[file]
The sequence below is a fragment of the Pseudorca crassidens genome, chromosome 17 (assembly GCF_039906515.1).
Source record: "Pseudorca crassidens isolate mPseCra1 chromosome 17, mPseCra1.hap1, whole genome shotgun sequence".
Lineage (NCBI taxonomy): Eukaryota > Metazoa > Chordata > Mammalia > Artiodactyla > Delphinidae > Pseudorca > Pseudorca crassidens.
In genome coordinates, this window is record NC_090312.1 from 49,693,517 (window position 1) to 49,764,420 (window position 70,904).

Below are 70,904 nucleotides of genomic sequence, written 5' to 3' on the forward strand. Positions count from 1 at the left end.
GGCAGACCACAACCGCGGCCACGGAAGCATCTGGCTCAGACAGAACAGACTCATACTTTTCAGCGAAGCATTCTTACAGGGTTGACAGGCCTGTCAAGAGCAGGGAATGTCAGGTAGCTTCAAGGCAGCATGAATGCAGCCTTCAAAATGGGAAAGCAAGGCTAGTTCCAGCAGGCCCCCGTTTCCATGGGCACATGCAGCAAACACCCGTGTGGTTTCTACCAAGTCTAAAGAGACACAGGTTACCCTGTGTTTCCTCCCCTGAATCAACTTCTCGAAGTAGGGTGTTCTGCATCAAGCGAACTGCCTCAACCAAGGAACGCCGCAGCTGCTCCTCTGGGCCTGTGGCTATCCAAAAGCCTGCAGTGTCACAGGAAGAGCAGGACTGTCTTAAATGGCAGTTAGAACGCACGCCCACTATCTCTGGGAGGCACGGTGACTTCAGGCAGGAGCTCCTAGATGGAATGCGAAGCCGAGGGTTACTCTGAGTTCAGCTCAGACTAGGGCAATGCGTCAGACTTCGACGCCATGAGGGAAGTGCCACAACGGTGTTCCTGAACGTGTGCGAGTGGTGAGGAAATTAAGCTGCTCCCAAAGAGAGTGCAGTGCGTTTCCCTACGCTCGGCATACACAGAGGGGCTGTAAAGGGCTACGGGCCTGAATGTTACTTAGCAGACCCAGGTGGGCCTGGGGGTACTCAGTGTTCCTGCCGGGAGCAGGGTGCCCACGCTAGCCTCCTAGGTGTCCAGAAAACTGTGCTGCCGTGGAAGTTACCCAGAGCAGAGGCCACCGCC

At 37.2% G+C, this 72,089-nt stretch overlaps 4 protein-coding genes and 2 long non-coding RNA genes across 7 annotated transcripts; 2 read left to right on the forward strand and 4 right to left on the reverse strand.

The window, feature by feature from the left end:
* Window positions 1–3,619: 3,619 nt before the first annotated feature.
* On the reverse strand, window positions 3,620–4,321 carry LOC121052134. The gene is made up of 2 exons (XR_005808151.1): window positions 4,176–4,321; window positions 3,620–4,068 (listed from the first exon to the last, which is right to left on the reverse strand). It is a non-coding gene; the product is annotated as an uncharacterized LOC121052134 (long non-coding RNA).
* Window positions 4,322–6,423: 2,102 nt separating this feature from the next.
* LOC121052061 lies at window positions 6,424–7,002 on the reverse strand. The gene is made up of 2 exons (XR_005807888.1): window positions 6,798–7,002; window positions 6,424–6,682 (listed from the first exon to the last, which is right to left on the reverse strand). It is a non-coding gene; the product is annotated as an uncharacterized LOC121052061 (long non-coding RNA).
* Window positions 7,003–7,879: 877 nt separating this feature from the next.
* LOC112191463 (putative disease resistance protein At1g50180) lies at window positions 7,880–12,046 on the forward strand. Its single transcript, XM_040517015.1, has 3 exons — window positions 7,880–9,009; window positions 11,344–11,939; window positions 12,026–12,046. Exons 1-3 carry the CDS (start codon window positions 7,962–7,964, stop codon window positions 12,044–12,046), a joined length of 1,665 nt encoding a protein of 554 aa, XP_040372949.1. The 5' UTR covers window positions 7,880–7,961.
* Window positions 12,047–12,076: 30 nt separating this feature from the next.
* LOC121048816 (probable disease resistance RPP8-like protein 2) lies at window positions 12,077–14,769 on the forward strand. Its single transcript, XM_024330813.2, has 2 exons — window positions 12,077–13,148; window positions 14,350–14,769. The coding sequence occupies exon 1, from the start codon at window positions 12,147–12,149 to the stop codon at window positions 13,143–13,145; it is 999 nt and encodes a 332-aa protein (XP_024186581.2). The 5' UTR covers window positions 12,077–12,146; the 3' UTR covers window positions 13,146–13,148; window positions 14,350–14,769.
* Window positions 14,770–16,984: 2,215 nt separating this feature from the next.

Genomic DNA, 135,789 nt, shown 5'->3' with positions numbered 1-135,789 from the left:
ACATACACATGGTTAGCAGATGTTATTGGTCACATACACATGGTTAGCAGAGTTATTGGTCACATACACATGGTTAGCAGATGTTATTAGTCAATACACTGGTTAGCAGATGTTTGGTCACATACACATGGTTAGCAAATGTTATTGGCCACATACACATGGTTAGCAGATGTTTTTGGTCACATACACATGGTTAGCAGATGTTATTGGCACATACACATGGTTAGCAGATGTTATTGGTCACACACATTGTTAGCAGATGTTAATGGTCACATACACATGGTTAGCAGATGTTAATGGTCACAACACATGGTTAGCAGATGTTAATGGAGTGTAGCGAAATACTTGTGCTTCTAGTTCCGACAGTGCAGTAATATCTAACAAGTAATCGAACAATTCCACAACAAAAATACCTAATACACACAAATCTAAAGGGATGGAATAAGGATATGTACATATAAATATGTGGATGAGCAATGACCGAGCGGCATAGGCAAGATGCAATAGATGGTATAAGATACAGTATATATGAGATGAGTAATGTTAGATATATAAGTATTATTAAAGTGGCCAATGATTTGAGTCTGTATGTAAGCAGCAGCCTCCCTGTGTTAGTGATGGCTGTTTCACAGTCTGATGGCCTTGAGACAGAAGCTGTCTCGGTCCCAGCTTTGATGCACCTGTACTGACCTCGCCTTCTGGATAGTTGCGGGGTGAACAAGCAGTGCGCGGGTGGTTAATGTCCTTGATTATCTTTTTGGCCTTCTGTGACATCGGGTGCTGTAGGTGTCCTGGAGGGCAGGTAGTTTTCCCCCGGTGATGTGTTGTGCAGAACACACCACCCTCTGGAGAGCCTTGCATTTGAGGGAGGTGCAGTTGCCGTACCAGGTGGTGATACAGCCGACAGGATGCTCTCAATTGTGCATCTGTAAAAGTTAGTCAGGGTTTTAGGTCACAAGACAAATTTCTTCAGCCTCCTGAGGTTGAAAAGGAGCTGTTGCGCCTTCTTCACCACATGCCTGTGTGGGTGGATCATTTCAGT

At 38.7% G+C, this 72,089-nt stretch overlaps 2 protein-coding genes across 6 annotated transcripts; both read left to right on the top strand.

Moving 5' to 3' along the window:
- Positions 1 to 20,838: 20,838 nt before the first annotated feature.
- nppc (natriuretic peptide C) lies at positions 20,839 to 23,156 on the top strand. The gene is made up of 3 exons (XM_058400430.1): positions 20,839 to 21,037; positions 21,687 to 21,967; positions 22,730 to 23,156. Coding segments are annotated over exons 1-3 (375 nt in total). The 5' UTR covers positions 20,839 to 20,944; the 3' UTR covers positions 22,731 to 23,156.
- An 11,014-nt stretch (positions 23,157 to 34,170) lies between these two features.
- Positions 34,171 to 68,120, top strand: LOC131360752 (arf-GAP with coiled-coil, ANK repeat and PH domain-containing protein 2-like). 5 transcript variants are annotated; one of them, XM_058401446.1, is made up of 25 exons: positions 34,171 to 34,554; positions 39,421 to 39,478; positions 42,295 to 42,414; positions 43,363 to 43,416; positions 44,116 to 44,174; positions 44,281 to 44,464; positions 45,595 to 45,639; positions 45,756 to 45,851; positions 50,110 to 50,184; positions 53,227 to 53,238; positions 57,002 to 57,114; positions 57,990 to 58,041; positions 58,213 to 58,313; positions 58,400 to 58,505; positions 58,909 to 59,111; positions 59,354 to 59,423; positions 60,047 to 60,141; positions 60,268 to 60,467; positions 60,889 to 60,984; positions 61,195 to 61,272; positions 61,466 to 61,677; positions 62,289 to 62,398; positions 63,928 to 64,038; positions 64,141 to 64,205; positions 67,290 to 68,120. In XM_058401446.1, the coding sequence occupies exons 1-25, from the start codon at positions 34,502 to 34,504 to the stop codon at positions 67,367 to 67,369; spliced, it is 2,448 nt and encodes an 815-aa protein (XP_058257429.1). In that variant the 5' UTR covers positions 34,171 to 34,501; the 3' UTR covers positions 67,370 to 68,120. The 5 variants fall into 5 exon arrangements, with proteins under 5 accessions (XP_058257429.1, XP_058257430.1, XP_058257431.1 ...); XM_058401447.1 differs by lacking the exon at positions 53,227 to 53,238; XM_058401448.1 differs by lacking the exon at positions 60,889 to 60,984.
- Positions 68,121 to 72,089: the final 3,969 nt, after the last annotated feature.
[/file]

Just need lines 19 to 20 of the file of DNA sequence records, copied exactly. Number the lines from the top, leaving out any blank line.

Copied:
ACATACACATGGTTAGCAGATGTTATTGGTCACATACACATGGTTAGCAGAGTTATTGGTCACATACACATGGTTAGCAGATGTTATTAGTCAATACACTGGTTAGCAGATGTTTGGTCACATACACATGGTTAGCAAATGTTATTGGCCACATACACATGGTTAGCAGATGTTTTTGGTCACATACACATGGTTAGCAGATGTTATTGGCACATACACATGGTTAGCAGATGTTATTGGTCACACACATTGTTAGCAGATGTTAATGGTCACATACACATGGTTAGCAGATGTTAATGGTCACAACACATGGTTAGCAGATGTTAATGGAGTGTAGCGAAATACTTGTGCTTCTAGTTCCGACAGTGCAGTAATATCTAACAAGTAATCGAACAATTCCACAACAAAAATACCTAATACACACAAATCTAAAGGGATGGAATAAGGATATGTACATATAAATATGTGGATGAGCAATGACCGAGCGGCATAGGCAAGATGCAATAGATGGTATAAGATACAGTATATATGAGATGAGTAATGTTAGATATATAAGTATTATTAAAGTGGCCAATGATTTGAGTCTGTATGTAAGCAGCAGCCTCCCTGTGTTAGTGATGGCTGTTTCACAGTCTGATGGCCTTGAGACAGAAGCTGTCTCGGTCCCAGCTTTGATGCACCTGTACTGACCTCGCCTTCTGGATAGTTGCGGGGTGAACAAGCAGTGCGCGGGTGGTTAATGTCCTTGATTATCTTTTTGGCCTTCTGTGACATCGGGTGCTGTAGGTGTCCTGGAGGGCAGGTAGTTTTCCCCCGGTGATGTGTTGTGCAGAACACACCACCCTCTGGAGAGCCTTGCATTTGAGGGAGGTGCAGTTGCCGTACCAGGTGGTGATACAGCCGACAGGATGCTCTCAATTGTGCATCTGTAAAAGTTAGTCAGGGTTTTAGGTCACAAGACAAATTTCTTCAGCCTCCTGAGGTTGAAAAGGAGCTGTTGCGCCTTCTTCACCACATGCCTGTGTGGGTGGATCATTTCAGT

At 38.7% G+C, this 72,089-nt stretch overlaps 2 protein-coding genes across 6 annotated transcripts; both read left to right on the top strand.